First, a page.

What we do
Our hands-on workshops are structured to provide technical and conceptual photography instruction and educational curricula that highlight relevant local conservation issues. Youth are encouraged to explore their natural and cultural worlds and fuse experiences into a cohesive and compelling personal story.
Emphasis on localized conservation issues gives Frame of Mind participants a chance to explore a specific conservation need that would benefit their community. Photography becomes the conduit through which participants visualize and share their perspective of a conservation concern, while the complementary curricula allows participants to deepen their understanding of a conservation issue.
Using mobile professional digital stations and workflows, youth are able to view material created in the workshop via slideshows that are accompanied by both photographic and educational lectures. Storytelling skills are strengthened in these creative environments while youth gain a better understanding of conservation issues in their community.
BEFORE EACH WORKSHOP
The planning process is set in motion as soon as a new workshop location is scouted. Frame of Mind instructors and staff begin their research on the ground, meeting with local stakeholders to identify pertinent conservation issues impacting local communities, and develop a tailored curriculum. The emphasis is on turning to local guides, educators, policy makers, and other knowledgeable people to shape a workshop that will benefit youth, their community, and their environment in a meaningful way. Connections with equipment suppliers, educators, photographers, and scientists around the globe allow us to draw on a world-class set of resources as we plan each workshop.
IN THE CLASSROOM
Workshops are grounded in a unique combination of art and science. Each workshop begins with classroom sessions that provide the youth with a primer in conservation biology and an understanding of the ecology of their local area. Dialogue is a key component of these sessions. Rather than merely disseminating information, instructors facilitate discussions with the youth to draw out their personal perspectives on local conservation issues. Youth are encouraged to think critically and bring their own voices to the classroom. Guest speakers from the community are invited in to share their expertise.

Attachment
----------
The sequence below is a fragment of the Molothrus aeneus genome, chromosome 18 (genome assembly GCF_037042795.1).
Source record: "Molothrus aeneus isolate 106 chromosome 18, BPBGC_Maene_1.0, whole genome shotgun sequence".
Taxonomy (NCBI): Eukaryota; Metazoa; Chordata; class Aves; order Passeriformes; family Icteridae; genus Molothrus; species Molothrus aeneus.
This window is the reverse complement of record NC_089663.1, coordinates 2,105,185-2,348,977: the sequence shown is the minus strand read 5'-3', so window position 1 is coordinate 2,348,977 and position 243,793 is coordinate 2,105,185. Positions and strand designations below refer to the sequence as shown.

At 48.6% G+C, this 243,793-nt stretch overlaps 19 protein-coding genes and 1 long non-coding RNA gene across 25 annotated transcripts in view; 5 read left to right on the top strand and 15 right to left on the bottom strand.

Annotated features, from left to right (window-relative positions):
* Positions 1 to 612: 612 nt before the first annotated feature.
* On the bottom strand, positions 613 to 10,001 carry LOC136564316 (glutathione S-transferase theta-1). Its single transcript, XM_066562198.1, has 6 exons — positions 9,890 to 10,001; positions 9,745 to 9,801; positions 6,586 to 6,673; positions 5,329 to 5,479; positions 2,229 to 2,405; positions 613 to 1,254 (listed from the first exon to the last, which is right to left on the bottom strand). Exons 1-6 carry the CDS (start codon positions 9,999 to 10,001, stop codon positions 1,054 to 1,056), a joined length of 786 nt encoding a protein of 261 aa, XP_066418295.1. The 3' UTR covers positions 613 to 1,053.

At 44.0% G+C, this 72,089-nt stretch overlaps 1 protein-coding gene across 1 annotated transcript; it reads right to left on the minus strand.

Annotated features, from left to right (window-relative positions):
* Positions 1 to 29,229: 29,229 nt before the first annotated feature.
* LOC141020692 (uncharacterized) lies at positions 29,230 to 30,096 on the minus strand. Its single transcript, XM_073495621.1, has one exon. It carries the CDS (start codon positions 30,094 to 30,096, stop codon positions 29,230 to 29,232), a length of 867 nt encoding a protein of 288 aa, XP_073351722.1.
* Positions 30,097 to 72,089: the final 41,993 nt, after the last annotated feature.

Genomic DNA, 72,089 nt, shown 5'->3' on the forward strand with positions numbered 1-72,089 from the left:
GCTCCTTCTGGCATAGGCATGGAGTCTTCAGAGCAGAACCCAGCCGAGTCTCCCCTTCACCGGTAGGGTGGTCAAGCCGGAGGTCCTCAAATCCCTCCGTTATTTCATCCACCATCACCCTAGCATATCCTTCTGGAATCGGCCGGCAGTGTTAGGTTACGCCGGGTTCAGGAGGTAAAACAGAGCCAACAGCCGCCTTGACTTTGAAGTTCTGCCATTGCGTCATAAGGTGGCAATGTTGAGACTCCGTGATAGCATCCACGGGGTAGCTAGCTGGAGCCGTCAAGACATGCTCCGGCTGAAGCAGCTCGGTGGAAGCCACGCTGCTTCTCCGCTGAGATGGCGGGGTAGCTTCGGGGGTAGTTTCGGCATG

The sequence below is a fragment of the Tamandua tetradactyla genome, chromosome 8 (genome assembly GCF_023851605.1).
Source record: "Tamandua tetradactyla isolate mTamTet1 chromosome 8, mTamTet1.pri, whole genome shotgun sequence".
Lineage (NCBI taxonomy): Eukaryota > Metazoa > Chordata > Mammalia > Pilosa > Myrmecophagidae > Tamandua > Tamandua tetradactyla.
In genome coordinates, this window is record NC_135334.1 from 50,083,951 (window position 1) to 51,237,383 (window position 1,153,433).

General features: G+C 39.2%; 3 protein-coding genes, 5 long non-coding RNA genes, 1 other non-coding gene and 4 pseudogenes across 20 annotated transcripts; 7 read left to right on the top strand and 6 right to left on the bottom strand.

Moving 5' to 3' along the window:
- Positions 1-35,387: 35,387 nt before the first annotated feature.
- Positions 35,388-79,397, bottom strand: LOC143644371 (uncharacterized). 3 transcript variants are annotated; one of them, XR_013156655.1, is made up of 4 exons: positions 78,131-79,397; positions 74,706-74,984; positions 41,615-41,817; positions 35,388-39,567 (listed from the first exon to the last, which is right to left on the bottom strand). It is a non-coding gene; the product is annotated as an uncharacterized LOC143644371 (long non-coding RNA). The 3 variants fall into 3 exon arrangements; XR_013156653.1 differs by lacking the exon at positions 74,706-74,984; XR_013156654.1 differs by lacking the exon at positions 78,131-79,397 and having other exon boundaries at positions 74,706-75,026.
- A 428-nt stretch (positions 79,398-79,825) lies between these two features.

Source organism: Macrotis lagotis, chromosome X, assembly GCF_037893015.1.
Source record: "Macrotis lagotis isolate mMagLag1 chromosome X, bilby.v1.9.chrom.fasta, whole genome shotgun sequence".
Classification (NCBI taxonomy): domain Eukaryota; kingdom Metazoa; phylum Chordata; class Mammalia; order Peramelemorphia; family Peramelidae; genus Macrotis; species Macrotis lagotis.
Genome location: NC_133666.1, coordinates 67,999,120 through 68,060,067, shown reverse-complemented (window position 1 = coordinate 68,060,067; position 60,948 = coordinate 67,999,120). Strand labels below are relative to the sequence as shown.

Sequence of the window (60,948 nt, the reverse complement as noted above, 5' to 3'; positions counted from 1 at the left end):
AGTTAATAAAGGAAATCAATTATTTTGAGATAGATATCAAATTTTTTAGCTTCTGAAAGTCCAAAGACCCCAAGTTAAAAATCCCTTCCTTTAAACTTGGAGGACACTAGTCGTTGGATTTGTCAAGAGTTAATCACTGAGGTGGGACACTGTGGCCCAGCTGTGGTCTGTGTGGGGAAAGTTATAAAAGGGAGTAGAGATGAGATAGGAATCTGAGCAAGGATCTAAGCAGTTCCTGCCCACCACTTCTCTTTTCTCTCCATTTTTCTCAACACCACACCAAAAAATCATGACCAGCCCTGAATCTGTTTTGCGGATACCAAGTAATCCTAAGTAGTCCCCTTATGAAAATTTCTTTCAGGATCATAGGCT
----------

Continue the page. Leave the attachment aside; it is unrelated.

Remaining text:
Participants get to familiarize themselves with their cameras at this stage, in order to master photographic techniques before they venture into the field. Photo scavenger hunts and other exercises make the process of learning camera skills fun, and are coupled with lessons on composition, perspective, and other elements of photography designed to enable participants to make compelling images.
The classroom sessions are also where the concepts of visual communication are introduced. Through storyboard activities, youth learn how they can express themselves through images and visual storytelling.
IN THE FIELD
Fieldwork is where the concepts and techniques come to life. Through interviews and research, each youth investigates a conservation issue that resonates with them, and shoots images to tell the story visually. The instructors emphasize using photographs to create a narrative, and are on hand to provide feedback, from technical support to editing images, along the way.
A unique feature of our workshops is the feedback provided during slideshow critique sessions. Instructors draw on their photographic expertise to give direction and suggestions based on each participant’s progress. Afterwards, youth learn how to use a professional digital workflow to edit their images using various applications.
AFTER THE WORKSHOPS: MAKING IT PUBLIC
After each participant has compiled his or her own personal photo essay, the impact of the workshop has only just started. This stage, which we refer to as “making it public,” involves sharing the stories the youth have put together with their communities, on a local, regional, and global scale. With a focus on drawing attention to the conservation issues highlighted by the youths’ work, exhibits and other public events are launched to attract the eyes of policy makers, local government officials, and environmental organizations. The magic of Frame of Mind lies in the power of visual storytelling to provide youth with a voice to catalyze change.